Another tip is to make sure you spend lots of time outdoors. Because spending time outdoors will increase your production of vitamin D – a vitamin that actually works more like a “master hormone” than an actual vitamin. This is to say that it will stimulate the release of other hormones, many of which boost your immunity. This why recent research shows that vitamin D is actually significantly more powerful than vitamin C when it comes to strengthening immunity.
Sunlight and fresh air can also benefit your health in other ways, and to once again draw upon circumstantial evidence: consider that people who spend a lot of time outdoors rarely seem to get sick!
Finally, you could consider active cold exposure through cold showers, or even swimming outdoors. While some people still believe that spending time in the cold will make you sick, the truth is that bacteria and viruses alike prefer to travel where it is warmer.
Being in the cold simply suppresses your immune system and makes it work harder. This might sound like a negative thing until you consider that this works like training. In other words, by spending time in environments where your immune system needs to work harder, you actually improve its efficiency and strength. Thus, when you are back in the warm, it becomes better at preventing you from picking up disease.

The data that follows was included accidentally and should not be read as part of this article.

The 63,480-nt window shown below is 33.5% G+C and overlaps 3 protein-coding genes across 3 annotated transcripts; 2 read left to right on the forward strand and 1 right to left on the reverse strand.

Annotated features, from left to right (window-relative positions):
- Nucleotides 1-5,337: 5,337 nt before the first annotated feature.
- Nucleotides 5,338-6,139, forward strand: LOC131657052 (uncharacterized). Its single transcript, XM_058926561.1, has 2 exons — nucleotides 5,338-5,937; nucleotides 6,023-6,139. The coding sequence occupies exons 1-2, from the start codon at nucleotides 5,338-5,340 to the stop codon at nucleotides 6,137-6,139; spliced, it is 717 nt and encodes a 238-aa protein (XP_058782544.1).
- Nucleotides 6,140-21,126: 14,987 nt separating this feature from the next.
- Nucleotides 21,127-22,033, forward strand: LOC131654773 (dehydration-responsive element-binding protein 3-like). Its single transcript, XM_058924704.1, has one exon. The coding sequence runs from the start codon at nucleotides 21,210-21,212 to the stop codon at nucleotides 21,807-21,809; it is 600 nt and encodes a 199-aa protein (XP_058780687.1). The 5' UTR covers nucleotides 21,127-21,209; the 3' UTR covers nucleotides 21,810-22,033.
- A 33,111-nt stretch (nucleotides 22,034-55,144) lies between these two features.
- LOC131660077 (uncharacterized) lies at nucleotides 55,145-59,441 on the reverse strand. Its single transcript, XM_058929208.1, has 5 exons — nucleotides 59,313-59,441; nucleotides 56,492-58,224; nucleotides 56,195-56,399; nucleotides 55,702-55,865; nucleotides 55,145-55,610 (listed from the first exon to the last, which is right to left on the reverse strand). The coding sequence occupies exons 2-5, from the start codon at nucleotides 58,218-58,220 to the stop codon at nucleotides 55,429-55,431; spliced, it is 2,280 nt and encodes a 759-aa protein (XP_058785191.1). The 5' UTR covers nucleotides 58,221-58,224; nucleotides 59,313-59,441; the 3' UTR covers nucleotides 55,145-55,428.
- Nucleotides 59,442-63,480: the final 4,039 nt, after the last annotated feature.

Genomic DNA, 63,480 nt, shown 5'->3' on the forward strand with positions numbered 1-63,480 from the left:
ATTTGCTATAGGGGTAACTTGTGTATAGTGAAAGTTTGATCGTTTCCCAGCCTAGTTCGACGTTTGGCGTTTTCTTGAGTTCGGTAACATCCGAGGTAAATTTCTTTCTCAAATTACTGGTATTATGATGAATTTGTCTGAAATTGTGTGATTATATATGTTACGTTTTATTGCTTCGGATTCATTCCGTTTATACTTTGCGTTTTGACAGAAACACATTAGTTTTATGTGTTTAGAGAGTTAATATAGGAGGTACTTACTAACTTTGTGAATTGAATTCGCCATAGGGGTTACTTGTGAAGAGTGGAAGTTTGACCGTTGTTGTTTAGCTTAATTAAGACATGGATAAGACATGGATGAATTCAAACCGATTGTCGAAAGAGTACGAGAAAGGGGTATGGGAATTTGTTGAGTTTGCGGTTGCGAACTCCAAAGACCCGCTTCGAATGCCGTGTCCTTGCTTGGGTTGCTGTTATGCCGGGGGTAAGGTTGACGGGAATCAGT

While you may not be able to practice all of these things, taking into account just a few of these strategies can be highly effective in helping you to support your immune system against coronavirus. Combine this with a face mask, avoidance of the most at-risk areas, and other strategies, and you can significantly lower your risk of infection.
And one more consideration? When you practice these things, you’ll also improve your ability to recover from illness should you be affected.